Today we shall learn of one of the most influential and significant scientists of the modern era. Her discoveries will have far-reaching implications, not just for the present day but for the future of science. Jennifer Doudna is a biochemist, born in 1964 in the United States, whose work could potentially save millions of lives in the future. Jennifer grew up in Hawaii and was the daughter of two teachers. When she was 12 or 13, her father left a copy of James Watson’s book on the discovery of the structure of DNA on her bed. This had an inspiring effect on the young Jennifer and fuelled her desire to make discoveries of her own.
What Did She Do?
She studied at Pomona College in California and then at Harvard, specializing in RNA. Even during her studies she helped produce some ground-breaking research. She identified how RNA functions in not just carrying information for DNA but in acting as a catalyst. Despite still being a student, this work would change the way in which scientists would look at RNA. Her career was to initially continue this work on RNA, working on identifying the structure of different types of RNA. Importantly, she identified the structure of the strand of RNA that is part of the cause of hepatitis B.
Her next work though would have an even greater potential effect in combating diseases. She helped to develop a way to edit the genome, altering the DNA of any organism and therefore its characteristics. Its potential uses are almost unimaginably wide-ranging. Principally, it has the potential to eliminate hereditary diseases, if they can be spotted in the genome and altered to ensure the health of the child.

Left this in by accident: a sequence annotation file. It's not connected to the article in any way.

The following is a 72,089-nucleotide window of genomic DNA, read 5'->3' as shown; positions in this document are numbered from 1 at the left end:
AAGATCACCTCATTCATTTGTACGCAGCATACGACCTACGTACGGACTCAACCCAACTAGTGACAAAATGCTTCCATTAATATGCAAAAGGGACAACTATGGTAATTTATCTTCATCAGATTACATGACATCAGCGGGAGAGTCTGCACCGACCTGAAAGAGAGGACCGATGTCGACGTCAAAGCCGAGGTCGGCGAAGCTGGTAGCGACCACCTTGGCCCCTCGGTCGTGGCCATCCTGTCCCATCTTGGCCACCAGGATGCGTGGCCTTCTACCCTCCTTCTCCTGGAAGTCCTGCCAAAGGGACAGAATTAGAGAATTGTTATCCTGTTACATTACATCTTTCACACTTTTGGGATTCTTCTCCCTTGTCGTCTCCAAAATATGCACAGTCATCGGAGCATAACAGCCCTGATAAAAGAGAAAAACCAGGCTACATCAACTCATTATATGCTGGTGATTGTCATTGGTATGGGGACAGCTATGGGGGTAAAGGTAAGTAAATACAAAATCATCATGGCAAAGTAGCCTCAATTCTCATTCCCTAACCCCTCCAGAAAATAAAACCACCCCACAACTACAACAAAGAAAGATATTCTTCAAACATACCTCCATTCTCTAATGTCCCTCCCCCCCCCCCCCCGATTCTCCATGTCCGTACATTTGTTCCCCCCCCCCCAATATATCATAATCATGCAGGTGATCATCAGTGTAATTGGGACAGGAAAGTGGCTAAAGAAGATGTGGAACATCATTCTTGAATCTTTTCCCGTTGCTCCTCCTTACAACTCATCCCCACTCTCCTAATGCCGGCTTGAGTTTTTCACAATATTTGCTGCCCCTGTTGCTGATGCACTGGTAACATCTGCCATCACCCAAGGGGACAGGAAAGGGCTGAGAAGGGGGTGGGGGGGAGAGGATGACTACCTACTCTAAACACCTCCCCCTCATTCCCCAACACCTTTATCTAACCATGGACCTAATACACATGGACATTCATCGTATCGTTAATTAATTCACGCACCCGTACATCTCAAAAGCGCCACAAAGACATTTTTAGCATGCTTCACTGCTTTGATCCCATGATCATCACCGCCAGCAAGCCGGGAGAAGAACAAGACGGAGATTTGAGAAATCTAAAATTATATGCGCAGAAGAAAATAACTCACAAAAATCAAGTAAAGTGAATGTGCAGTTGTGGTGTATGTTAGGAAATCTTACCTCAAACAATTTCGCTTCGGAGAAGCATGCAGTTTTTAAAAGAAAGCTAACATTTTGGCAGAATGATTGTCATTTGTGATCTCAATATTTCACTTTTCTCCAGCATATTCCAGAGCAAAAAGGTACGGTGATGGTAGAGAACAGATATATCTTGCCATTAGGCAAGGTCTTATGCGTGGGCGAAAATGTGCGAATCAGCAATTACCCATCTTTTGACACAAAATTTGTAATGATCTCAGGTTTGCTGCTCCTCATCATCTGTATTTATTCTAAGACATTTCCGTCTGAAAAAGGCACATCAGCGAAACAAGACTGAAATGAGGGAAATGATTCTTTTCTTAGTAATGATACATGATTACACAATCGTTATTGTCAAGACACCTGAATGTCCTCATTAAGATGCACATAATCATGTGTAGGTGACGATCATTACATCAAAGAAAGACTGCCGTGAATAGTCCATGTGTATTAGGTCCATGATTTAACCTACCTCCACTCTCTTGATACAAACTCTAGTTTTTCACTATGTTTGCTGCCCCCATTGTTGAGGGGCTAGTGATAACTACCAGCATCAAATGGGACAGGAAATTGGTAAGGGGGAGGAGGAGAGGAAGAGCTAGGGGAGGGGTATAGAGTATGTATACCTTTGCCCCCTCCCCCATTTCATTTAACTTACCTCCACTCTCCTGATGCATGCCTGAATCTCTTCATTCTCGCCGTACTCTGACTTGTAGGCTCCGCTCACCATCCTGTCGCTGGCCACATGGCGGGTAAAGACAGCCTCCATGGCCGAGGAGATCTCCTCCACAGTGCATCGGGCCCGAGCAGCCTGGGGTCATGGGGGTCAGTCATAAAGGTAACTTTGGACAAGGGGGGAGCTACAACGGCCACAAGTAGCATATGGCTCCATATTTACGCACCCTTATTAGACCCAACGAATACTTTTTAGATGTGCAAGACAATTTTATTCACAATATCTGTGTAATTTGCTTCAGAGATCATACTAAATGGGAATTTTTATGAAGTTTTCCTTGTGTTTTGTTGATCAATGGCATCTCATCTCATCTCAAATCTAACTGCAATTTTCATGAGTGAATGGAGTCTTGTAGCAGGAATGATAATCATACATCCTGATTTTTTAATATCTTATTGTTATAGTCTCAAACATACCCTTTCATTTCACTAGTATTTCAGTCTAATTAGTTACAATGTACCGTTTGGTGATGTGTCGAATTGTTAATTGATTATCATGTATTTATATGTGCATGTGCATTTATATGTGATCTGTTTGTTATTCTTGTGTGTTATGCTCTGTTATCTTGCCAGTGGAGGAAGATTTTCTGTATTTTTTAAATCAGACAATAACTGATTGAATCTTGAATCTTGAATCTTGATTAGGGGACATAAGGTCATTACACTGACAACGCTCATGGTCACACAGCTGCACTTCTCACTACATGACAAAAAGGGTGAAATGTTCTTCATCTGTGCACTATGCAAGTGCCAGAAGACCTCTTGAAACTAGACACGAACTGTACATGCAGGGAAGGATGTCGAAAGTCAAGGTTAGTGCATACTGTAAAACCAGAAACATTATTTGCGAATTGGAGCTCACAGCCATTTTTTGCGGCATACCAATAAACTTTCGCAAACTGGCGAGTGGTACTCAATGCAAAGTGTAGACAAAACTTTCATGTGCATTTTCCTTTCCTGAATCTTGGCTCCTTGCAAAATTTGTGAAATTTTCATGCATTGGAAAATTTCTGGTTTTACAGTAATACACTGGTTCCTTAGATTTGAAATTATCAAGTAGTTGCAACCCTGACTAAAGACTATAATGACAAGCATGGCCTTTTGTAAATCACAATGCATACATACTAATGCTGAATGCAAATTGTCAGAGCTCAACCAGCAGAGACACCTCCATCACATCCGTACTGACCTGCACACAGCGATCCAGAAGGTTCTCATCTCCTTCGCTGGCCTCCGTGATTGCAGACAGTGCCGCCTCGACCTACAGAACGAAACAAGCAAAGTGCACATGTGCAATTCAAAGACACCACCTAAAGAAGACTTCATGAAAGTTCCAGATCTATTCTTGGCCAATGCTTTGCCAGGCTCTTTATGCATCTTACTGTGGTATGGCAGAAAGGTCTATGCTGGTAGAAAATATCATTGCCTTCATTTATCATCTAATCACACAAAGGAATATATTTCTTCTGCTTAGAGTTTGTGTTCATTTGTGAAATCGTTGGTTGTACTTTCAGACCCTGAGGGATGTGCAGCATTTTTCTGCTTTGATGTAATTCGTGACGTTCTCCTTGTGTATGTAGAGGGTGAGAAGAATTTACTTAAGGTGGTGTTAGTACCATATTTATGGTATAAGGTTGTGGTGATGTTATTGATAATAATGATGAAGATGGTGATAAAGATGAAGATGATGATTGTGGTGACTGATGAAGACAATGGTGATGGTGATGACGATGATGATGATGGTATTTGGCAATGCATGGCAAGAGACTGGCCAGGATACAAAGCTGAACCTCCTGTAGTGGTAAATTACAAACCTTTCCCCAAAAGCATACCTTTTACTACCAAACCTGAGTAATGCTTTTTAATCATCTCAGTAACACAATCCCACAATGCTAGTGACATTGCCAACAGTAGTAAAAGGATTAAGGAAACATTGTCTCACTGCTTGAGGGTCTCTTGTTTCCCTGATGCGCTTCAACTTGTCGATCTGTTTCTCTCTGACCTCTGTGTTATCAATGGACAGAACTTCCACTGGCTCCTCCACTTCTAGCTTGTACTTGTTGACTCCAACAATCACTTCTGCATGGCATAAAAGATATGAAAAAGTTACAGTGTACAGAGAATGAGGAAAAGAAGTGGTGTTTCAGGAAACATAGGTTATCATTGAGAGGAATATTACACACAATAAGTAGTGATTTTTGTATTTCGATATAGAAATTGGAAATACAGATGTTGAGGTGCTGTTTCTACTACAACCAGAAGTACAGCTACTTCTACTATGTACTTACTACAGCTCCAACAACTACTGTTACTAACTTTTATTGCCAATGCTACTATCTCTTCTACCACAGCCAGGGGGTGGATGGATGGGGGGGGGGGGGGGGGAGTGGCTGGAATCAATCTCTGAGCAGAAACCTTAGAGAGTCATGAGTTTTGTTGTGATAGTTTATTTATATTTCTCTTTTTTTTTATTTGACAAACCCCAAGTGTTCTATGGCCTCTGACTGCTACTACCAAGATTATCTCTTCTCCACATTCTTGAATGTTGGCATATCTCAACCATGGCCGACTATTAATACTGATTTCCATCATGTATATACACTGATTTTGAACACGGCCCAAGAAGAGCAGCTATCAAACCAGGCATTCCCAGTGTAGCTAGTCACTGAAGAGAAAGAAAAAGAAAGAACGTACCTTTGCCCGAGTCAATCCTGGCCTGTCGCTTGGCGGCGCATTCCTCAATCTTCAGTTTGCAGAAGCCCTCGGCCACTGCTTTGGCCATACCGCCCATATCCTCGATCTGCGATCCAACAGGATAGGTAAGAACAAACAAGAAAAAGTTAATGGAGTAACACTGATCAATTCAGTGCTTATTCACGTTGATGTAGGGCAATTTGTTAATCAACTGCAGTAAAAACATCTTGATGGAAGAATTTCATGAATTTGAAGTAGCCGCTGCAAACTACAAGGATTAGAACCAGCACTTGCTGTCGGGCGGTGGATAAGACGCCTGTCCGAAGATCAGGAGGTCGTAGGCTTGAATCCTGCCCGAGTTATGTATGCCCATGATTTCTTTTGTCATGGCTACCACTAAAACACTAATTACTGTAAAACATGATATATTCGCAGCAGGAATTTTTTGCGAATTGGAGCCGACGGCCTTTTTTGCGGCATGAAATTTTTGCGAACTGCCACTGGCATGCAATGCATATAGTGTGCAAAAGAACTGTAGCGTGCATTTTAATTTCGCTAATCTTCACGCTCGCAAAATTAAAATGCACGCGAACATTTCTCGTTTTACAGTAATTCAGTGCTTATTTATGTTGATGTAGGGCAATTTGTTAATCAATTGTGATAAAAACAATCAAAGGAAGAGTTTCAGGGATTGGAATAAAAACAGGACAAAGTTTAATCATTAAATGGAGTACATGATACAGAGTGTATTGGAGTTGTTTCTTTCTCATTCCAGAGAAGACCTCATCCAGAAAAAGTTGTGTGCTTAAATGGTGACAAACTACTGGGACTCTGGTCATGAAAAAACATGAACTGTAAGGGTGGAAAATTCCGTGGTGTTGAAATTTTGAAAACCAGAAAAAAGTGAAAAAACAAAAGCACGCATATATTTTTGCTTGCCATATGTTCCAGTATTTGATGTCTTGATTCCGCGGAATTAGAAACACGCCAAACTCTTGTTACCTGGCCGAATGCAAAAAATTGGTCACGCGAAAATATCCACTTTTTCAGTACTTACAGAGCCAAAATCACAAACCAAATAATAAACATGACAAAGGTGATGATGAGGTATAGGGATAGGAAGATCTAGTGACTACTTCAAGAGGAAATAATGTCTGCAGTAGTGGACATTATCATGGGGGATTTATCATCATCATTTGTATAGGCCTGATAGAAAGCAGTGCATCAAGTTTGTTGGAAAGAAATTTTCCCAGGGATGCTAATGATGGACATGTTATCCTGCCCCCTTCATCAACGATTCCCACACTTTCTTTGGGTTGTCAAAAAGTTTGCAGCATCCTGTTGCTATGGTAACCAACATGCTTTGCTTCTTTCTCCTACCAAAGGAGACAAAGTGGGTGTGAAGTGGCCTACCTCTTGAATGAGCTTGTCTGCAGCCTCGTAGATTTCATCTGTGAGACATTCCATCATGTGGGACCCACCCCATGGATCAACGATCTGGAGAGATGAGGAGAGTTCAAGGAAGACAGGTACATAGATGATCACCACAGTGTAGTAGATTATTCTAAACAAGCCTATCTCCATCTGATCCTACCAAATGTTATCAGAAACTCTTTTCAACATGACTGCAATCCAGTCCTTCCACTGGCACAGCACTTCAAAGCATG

Despite the many potential benefits, Crispr-Cas9 (or Crispr as it is commonly called) has also drawn concern for how it could be misused. Eugenics and the development of a “superior” society is a cloud that often haunts science. Crispr could if used unethically, in theory, allow for scientists to identify and choose idealized characteristics in humans, producing so-called “designer babies.” Doudna is well-aware of these dangers and has been an active campaigner to put in place limitations and guidelines for its future use. In 2015 she helped to implement a moratorium on its use with human embryos, a delay designed to ensure that it is safe and ethical to use before any work is done.
Legacy and Challenges Faced as a Woman
Doudna has said that early in her career that she did not see many boundaries to becoming a female scientist (a significant development from many of the scientists we have learned about so far). She cites Sharon Panasenko, with whom she first engaged in scientific work as an inspiration for demonstrating how women can work in a scientific world dominated by men. However, where she still sees limitations are in the highest level of science. She has recently stated that it is “very difficult for women to break into the top echelons of leadership in science. I’m not talking so much here about university leadership, but more leadership in the highest levels of public policy and the government, as well as in company board rooms.” Research in science, technology, engineering, and mathematics (STEM) has recently been identified as having a particularly stifling effect on women, with many believing that Doudna’s sex has held her back from the recognition in the scientific community that she deserves.
Despite that, Doudna has drawn many plaudits for her undoubtedly greatly significant work. She has been elected into many different scientific societies, receiving many awards in the process as well. Her legacy will surely only increase in the future if the techniques can ever be utilized to prevent diseases.
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